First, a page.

Telehealth involves the distribution of health-related services and information via electronic information and telecommunication technologies. It allows long distance patient/clinician contact and care, advice, reminders, education, intervention, monitoring and remote admissions.
Telehealth is an effective way to reduce the spread of infectious diseases. When patients have an infectious disease, they can stay home and simply call their healthcare provider to get treatment. By staying at home, patients do not expose healthcare professionals and other patients to their illness.
Most telehealth visits will include video. All you will need for this is a smartphone or a device with an internet connection and audio-video capabilities, like a tablet or computer.
Preparing for your visit:
Use these tips to help your virtual health visit run smoothly, especially if you are using video to talk with a doctor.
- Write it down. Just like an in-person visit, you will want to write down important information to make the best use of your time with the doctor.
- Make a list of your current medications (or gather the actual bottles).
- Write down any symptoms, questions, or concerns you want to discuss during the appointment so you do not forget them.
- Note your temperature and weight if your doctor requests it.
- Keep paper nearby to take notes about what your doctor says during the e-visit.
- Let your doctor know if you need an interpreter. You can request an interpreter when you make your appointment or have someone call on your behalf a few days before your appointment.
- Check your email for instructions. Be sure to review any email, texts, or other communication from your doctor’s office. The office may send you details about your upcoming appointment and how to log on or use their technology.
- Reduce background noise. This can be tricky when there are a lot of people in the house! Try to find a quiet activity for the kids in a separate room and ask other adults to speak quietly, if you can.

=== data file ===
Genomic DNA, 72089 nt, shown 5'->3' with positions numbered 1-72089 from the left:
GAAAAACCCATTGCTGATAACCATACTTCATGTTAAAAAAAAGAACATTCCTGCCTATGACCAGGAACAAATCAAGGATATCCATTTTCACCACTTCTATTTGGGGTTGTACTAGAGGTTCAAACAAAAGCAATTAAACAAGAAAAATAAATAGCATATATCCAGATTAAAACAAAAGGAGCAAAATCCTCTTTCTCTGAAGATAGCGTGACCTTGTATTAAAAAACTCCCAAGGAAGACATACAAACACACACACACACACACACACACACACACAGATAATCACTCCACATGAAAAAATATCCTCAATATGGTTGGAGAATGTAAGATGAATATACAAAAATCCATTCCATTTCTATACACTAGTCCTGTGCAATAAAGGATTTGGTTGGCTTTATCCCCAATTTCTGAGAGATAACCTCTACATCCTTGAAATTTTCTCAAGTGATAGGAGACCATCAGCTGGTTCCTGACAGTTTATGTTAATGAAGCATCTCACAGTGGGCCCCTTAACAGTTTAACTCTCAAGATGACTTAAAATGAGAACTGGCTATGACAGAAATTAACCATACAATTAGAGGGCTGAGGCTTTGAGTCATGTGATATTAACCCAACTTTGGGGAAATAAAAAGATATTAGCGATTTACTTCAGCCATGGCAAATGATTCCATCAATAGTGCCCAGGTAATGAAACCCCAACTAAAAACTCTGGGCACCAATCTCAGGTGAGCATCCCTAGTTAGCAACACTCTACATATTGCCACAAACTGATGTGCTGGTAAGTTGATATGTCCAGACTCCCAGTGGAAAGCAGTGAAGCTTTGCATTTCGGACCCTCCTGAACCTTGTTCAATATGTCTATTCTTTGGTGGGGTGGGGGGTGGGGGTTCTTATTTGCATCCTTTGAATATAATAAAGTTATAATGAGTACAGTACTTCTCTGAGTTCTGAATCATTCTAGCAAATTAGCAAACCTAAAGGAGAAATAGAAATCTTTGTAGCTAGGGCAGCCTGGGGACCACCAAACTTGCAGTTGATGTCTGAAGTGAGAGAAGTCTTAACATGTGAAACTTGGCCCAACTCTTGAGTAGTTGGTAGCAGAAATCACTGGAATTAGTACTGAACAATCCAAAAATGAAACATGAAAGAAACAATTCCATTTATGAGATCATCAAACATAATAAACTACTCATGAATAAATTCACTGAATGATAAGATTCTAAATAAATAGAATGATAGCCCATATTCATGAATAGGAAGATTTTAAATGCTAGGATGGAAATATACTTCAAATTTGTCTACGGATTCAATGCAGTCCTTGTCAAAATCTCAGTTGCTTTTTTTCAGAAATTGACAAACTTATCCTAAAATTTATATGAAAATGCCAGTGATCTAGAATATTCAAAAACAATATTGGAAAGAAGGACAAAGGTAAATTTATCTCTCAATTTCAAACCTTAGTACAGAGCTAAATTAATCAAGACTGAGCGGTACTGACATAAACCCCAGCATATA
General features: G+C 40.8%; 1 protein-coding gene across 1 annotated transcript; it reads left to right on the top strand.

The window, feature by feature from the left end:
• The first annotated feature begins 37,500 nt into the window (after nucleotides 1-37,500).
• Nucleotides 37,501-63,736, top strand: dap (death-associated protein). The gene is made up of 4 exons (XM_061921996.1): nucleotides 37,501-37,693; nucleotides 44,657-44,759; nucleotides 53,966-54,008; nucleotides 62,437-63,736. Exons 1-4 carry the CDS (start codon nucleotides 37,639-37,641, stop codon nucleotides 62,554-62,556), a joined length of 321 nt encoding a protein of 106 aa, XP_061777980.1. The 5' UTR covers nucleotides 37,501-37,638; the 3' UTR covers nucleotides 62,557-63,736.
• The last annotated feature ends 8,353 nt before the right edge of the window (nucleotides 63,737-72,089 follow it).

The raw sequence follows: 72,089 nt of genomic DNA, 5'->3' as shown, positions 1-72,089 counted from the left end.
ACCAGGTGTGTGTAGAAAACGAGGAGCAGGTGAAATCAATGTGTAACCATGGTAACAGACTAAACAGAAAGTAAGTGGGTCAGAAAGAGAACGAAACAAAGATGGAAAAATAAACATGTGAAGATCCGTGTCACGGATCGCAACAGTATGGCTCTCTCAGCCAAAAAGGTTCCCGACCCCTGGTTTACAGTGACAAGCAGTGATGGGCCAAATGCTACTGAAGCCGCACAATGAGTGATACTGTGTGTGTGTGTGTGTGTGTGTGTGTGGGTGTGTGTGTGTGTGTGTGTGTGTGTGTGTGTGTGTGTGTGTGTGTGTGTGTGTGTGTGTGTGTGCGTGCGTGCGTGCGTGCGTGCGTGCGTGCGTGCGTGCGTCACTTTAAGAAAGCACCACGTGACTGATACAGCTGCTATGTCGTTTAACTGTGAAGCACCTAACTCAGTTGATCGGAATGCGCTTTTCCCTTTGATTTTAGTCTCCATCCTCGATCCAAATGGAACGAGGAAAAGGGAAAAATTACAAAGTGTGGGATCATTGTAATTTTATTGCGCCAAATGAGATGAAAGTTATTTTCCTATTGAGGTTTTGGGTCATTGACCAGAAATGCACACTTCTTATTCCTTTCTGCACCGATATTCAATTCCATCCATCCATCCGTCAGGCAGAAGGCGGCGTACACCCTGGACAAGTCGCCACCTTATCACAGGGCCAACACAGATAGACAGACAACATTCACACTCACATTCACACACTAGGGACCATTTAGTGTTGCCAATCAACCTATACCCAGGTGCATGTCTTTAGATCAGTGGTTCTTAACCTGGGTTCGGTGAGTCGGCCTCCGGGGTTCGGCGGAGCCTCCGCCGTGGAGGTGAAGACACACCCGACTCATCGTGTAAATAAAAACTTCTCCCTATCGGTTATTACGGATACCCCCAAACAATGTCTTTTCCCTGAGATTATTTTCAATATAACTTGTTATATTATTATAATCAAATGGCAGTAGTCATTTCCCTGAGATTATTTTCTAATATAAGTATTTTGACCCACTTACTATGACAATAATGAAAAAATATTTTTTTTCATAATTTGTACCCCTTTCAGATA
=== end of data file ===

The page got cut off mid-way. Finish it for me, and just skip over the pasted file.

- Close other applications. Some applications on your phone, tablet, or computer will slow down your internet connection. Closing them will also cut down on distractions.
Get camera ready
- Choose a spot with plenty of light. If you are using the camera on your phone, you can try using the flash for extra light.
- Make sure the camera is steady. Set your computer or laptop on a flat service, or prop up your phone or tablet on a desk or table.
- Get comfortable. Wear something that is easy to move in case your doctor asks you to show part of your skin or another area of your body.
- Stay focused on your appointment: Make your virtual visit a priority. Try to avoid eating or drinking during your appointment. And avoid distractions such as driving or riding in a car, or running errands.
Paying for your virtual visit
Telehealth insurance varies from state to state and continues to expand across the country. Medicare covers the cost of virtual visits for appointments related to COVID-19. Many private insurance companies cover telehealth appointments with the same benefits as in-person visits.
Check with your insurance company to find out whether you are covered for a virtual visit and how much it will cost. Even if a virtual visit costs you a bit more, it could still save you money if you consider travel costs, lost wages, and childcare costs for in-person visits.
Troubleshooting telehealth technology
Here are common troubleshooting tips you can use if you are having trouble logging in to your telehealth appointment or if you have technology issues during the appointment itself.
- Restart your computer or device.
- Make sure the device is plugged in and charged.
- Check that the internet connection is working and is strong enough to work with the telehealth platform.
- Close all other applications.
- Update your internet browser (if the telehealth platform is web-based).
- Try connecting with a different device.
- Check your email or call your doctor’s office to reach someone who can provide help.